“Voltron: Legendary Defender” has been fighting the forces of evil on Netflix for six seasons now, and Aug. 10, the battle will continue when Season 7 launches on the streaming service.
The premiere date was announced Friday as part of the animated series’ Comic-Con panel. During the panel, those in attendance also got a first look at the season premiere, titled “A Little Adventure.”
The episode finds our Paladin heroes dealing with their first bout of trouble as they try to find their way back home to Earth without the benefit of a wormhole-jumping spaceship. They still have their lions, but the lions need to power up. Also, during the episode, flashbacks reveal that team leader Shiro left behind his boyfriend, Adam, when he joined the military mission that put him on his current path.
The panel following the screening included executive producers Joaquim Dos Santos and Lauren Montgomery, who were joined by voice actors Rhys Darby, Bex Taylor-Klaus and Jeremy Shada as well as story editor Josh Hamilton.
The Times was able to chat with Dos Santos separately to discuss the evolution of the show past its nostalgic roots and what he's learned about "Voltron” fans.
The Paladins of Voltron will be finally going home in the new season after losing their spaceship home for the last six seasons, the Castle of Lions. What problems will this present?
The Castle of Lions was the team's only means of “fast travel.” The ability to generate wormholes and skip across the universe in the blink of an eye is now gone, leaving the team exposed and extremely vulnerable to the ever-present dangers that exist out in the vastness of space. They’re going to have to get extremely creative as they make their way back home.
You’ve expanded on the story of Voltron exponentially (to me and from what I remember). What was the story beat or moment that caught you by surprise in terms of your own storytelling?
Now that we are this deep into the series, more than any “one moment” I think seeing how these characters have evolved over the course of the series is what’s been most surprising. Each writer, each director, designer, story artist, actor, animator, etc. has contributed to that evolution and had an impact on the characters arcs, and therefore the overall story arc. We of course had loose parameters of where we wanted things to go but it’s been really interesting to see how the characters have almost taken on a life of their own in that regard.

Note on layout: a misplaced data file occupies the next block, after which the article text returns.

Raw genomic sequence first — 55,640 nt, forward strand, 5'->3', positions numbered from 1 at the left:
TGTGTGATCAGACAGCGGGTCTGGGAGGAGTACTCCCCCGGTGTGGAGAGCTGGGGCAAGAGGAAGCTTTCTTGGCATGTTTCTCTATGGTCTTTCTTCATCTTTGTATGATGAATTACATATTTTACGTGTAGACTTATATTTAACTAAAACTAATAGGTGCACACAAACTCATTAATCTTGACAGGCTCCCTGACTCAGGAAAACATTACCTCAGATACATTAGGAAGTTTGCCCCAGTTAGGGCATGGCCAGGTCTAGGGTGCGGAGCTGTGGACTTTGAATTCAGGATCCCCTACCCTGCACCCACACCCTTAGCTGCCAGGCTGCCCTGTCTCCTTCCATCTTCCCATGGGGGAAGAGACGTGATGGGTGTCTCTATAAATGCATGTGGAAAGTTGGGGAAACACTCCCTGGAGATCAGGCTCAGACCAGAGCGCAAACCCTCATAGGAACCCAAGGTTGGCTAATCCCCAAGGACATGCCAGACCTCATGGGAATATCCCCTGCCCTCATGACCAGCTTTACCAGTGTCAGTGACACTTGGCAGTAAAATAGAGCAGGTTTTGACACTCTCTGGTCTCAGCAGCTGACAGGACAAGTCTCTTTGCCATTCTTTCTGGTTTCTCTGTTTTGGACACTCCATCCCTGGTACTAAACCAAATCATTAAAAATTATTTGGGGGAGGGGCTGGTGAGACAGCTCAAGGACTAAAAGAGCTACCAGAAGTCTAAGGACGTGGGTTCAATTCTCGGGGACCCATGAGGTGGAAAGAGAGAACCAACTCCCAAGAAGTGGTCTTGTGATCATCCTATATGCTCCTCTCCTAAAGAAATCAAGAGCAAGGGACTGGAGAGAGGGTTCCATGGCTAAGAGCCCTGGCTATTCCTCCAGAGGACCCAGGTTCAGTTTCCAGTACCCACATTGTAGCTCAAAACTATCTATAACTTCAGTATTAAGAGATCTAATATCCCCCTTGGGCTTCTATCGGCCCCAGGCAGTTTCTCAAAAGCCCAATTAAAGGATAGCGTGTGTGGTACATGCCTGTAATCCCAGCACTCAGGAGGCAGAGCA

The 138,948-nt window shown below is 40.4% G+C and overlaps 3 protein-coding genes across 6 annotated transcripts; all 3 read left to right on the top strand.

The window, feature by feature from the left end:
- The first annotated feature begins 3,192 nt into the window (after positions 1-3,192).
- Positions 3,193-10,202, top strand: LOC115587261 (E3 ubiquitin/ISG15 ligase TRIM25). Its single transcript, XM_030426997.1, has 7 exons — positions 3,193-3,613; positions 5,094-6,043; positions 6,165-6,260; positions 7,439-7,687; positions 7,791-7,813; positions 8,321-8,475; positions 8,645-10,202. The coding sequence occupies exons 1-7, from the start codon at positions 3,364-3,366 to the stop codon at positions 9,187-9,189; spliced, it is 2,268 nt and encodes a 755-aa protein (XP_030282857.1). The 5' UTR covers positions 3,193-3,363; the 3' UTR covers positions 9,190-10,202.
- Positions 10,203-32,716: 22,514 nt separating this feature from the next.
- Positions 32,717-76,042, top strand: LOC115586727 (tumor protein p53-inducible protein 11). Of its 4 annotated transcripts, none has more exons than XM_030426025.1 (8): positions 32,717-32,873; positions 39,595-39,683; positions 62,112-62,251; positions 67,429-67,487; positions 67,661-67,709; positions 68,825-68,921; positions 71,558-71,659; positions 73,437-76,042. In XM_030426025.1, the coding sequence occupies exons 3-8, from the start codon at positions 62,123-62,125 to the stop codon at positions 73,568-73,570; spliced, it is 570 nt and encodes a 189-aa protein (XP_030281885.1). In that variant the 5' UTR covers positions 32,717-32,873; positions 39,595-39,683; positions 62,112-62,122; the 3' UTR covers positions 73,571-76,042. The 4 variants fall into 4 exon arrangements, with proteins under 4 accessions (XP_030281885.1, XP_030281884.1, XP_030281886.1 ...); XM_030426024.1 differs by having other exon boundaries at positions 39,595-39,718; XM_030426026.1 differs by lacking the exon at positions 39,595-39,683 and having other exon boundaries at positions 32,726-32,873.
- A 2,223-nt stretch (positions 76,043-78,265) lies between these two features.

The room that has presented the “Voltron” panel has grown since your first appearance [at Comic-Con]. Entering the seventh season of “Voltron,” what have you learned about the audience for your show?
That they are extremely passionate, extremely creative and extremely loyal. It’s amazing to think about where we were ... where Voltron was when “Legendary Defender” first began streaming. Obviously there was an entrenched pop culture/brand recognition for Voltron going back to the ’84 series but it had been quite a while since its heyday. By and large it was males who were now in their 30s and 40s who would share nostalgic memories of racing home to catch the show after school let out. Cut to present day and we’ve now got this amazingly dedicated and diverse fan base who come from every walk of life who more often than not were not yet alive or just being born when the original show was airing. They had little to no ties with the original series. They’ve created and cultivated a massive online community around the show, produce incredibly intricate costumes based on the characters, share all manner of Voltron-related art, stories and fan theories online... It’s humbling to see how much talent, creativity and passion there is out there.
You had memories of “Voltron” coming into the project. You’re creating memories for a new generation, so what would you want a 10-year-old to remember about your show?
We recognize how positive an impact animation had on imaginations in those formative years and to think that this show could be doing that for a kid out there watching now.... It’s just incredibly humbling that’s really the only word to describe it. If there is one takeaway that we’d like to see from our show I’d say it’s for any kid watching to just be the best version themselves. Be comfortable and proud of who they are and what they have to contribute to the greater good.